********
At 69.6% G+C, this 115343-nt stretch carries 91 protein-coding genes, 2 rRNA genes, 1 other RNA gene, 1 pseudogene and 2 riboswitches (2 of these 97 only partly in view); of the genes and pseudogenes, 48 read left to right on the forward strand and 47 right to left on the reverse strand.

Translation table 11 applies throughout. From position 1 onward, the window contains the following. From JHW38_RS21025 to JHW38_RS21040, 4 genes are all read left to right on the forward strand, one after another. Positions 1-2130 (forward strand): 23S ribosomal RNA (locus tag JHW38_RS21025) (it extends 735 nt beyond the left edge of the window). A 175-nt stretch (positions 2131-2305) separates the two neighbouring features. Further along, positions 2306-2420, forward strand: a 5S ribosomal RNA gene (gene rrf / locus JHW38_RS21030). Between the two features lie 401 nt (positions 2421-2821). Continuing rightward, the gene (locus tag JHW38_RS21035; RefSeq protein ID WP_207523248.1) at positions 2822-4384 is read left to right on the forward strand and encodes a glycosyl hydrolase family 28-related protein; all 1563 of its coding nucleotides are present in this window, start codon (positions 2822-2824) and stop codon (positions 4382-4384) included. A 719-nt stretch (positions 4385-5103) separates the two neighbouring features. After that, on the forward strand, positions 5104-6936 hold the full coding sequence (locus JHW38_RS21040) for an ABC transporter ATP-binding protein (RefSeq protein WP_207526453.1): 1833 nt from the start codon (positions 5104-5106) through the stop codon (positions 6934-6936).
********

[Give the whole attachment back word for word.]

At 69.6% G+C, this 115343-nt stretch carries 91 protein-coding genes, 2 rRNA genes, 1 other RNA gene, 1 pseudogene and 2 riboswitches (2 of these 97 only partly in view); of the genes and pseudogenes, 48 read left to right on the forward strand and 47 right to left on the reverse strand.

Translation table 11 applies throughout. From position 1 onward, the window contains the following. From JHW38_RS21025 to JHW38_RS21040, 4 genes are all read left to right on the forward strand, one after another. Positions 1-2130 (forward strand): 23S ribosomal RNA (locus tag JHW38_RS21025) (it extends 735 nt beyond the left edge of the window). A 175-nt stretch (positions 2131-2305) separates the two neighbouring features. Further along, positions 2306-2420, forward strand: a 5S ribosomal RNA gene (gene rrf / locus JHW38_RS21030). Between the two features lie 401 nt (positions 2421-2821). Continuing rightward, the gene (locus tag JHW38_RS21035; RefSeq protein ID WP_207523248.1) at positions 2822-4384 is read left to right on the forward strand and encodes a glycosyl hydrolase family 28-related protein; all 1563 of its coding nucleotides are present in this window, start codon (positions 2822-2824) and stop codon (positions 4382-4384) included. A 719-nt stretch (positions 4385-5103) separates the two neighbouring features. After that, on the forward strand, positions 5104-6936 hold the full coding sequence (locus JHW38_RS21040) for an ABC transporter ATP-binding protein (RefSeq protein WP_207526453.1): 1833 nt from the start codon (positions 5104-5106) through the stop codon (positions 6934-6936).